Islington cracks down on the borough’s loan sharks
- Credit: Archant
Council insists payday lending shops are not welcome in Islington
A major project tackling payday lenders has led to the closure of two payday loan shops by Islington council.
As part of a two-year operation, planning officers found that two branches of The Money Shop, in Seven Sister’s Road and Chapel Market, did not comply with the necessary planning regulations to operate lawfully.
With co-operation from The Money Shop, these branches were closed by thecouncil.
The closures come as part of a wider effort in curtailing payday lenders in Islington amid concerns that the loans come with high interest rates and additional fees that could plunge the financially vulnerable further into debt.
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Currently, Islington has the fourth highest concentration of payday loan shops in the UK, particularly in the Nag’s Head and Finsbury Park town centres – some of the borough’s most deprived areas.
Investigations into the practices of payday lenders have been undertaken by the Financial Conduct Authority in recent months and the regulation surrounding them has become much stricter.
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New laws have been passed which cap the total amount borrowers must repay to no more than double the amount originally borrowed, as well as limiting the interest per day to 0.8 per cent.
Borrowers are now also protected by the Continuous Payment Authority (CPA).
The council has now launched an eight week consultation on how Islington can stop the spread of payday loan shops and protect the financial wellbeing of residents.
Based on counts conducted two years ago, there are now 16 payday lending shops in the borough following the most recent closure of the two Money Shop branches.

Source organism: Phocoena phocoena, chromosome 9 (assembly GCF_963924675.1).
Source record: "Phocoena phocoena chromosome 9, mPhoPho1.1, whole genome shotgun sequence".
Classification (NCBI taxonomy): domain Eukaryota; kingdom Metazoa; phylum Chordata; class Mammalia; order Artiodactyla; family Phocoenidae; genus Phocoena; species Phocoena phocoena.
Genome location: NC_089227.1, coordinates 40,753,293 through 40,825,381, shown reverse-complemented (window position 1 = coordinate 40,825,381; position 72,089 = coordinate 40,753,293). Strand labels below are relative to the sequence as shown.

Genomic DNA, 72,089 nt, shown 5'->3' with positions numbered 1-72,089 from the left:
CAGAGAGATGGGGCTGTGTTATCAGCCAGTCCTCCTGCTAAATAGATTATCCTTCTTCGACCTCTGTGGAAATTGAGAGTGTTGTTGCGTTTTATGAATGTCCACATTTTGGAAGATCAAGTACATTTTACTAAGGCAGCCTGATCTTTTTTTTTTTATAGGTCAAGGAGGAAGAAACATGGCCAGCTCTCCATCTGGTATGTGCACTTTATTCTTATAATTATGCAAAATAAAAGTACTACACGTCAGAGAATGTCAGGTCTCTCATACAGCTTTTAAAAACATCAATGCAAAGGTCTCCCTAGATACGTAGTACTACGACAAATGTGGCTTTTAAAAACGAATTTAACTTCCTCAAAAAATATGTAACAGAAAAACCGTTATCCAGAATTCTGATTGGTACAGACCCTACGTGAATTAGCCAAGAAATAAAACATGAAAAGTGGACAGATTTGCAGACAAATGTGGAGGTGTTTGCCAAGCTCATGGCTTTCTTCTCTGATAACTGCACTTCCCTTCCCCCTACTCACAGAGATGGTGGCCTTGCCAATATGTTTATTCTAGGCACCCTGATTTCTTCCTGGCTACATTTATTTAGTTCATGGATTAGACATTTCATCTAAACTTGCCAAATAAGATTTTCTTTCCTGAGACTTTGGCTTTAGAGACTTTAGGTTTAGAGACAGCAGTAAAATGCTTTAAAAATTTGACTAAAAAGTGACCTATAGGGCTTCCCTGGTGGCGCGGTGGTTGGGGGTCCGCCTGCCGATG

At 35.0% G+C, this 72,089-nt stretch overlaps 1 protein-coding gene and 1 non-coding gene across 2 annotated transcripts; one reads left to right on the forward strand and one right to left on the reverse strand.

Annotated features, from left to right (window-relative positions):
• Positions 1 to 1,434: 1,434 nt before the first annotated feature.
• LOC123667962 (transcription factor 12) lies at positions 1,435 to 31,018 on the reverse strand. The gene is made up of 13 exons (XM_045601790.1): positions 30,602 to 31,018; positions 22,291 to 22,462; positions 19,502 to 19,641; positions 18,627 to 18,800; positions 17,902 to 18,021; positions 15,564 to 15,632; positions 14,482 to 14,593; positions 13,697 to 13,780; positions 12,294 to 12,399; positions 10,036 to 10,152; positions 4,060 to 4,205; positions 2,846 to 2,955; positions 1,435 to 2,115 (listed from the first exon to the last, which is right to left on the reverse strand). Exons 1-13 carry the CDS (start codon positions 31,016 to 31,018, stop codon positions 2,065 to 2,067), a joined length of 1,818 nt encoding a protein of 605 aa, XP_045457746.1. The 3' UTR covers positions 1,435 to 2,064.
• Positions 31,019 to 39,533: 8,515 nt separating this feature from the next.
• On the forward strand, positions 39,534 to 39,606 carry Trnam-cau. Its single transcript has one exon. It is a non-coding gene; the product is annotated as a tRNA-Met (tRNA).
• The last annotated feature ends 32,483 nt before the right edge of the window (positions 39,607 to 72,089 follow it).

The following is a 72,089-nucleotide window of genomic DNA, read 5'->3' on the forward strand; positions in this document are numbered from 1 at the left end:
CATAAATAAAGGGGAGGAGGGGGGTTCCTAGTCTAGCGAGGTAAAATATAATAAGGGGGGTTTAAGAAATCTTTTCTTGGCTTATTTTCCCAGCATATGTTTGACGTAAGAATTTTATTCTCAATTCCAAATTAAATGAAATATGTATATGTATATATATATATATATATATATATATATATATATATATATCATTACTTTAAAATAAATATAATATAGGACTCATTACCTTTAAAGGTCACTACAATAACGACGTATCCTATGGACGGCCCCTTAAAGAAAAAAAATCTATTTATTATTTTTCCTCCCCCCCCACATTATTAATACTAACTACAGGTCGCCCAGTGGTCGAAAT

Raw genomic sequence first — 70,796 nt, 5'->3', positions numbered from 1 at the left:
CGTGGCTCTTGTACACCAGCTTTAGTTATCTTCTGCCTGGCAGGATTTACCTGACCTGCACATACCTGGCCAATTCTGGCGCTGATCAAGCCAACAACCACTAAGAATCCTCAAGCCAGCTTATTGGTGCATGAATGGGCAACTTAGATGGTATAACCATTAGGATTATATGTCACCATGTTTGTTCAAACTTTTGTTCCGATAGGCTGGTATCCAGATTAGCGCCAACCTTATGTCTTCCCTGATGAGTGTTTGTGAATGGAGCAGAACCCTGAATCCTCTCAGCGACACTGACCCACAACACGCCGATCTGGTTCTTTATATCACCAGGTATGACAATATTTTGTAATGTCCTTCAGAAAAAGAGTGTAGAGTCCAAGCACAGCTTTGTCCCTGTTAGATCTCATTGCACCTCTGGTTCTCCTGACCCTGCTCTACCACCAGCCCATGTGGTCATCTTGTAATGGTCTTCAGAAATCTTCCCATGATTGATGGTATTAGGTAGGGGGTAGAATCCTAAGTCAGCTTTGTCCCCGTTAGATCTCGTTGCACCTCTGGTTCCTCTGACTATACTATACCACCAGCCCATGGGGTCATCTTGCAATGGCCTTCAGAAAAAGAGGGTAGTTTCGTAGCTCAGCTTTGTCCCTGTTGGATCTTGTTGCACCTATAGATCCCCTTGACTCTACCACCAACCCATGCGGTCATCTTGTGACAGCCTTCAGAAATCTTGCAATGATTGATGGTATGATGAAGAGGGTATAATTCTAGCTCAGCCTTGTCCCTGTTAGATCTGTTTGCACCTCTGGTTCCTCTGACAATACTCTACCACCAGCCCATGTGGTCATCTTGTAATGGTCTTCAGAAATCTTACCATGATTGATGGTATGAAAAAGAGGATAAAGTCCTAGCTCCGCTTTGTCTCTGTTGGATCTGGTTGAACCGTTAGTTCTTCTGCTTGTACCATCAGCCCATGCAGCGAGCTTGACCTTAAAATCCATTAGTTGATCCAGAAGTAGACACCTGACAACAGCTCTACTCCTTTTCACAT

Cllr Andy Hull, Islington Council’s executive member for finance and performance, said: “Our action against payday lenders operating without planning permission is good news for Islington and for the hard-pressed families struggling with rising bills and high rents on whom these legal loan sharks prey.
“We are now consulting on further steps to make it harder for payday lenders to set up shop. They are not welcome in our borough. Payday loan companies should know that Islington is no soft touch.”
And the council have taken their crusade against payday lenders to the streets as staff and other members of the Islington Debt Coalition campaigned outside Finsbury Park station last Thursday morning to warn of the dangers of loan sharks and other short term lenders.
Islington plans to introduce further measures to limit payday lenders including ‘buffer zones’ to determine whether new loan shops could open weighed up against their impact on the economic health of other businesses on the high street and the likelihood of residents getting into debt.
Payday lenders will also have to display their charges and interest rates to debt advice services.